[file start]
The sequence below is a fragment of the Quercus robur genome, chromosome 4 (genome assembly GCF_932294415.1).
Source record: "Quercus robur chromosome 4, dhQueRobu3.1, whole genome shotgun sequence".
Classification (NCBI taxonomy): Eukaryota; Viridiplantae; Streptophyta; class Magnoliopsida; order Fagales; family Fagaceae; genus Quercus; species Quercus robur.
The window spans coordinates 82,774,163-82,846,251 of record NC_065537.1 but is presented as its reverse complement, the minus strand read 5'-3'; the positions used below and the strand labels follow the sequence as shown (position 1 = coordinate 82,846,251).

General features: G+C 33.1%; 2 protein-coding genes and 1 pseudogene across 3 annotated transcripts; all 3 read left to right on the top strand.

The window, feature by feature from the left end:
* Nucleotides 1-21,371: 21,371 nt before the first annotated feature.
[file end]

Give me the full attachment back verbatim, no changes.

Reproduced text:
The sequence below is a fragment of the Quercus robur genome, chromosome 4 (genome assembly GCF_932294415.1).
Source record: "Quercus robur chromosome 4, dhQueRobu3.1, whole genome shotgun sequence".
Classification (NCBI taxonomy): Eukaryota; Viridiplantae; Streptophyta; class Magnoliopsida; order Fagales; family Fagaceae; genus Quercus; species Quercus robur.
The window spans coordinates 82,774,163-82,846,251 of record NC_065537.1 but is presented as its reverse complement, the minus strand read 5'-3'; the positions used below and the strand labels follow the sequence as shown (position 1 = coordinate 82,846,251).

General features: G+C 33.1%; 2 protein-coding genes and 1 pseudogene across 3 annotated transcripts; all 3 read left to right on the top strand.

The window, feature by feature from the left end:
* Nucleotides 1-21,371: 21,371 nt before the first annotated feature.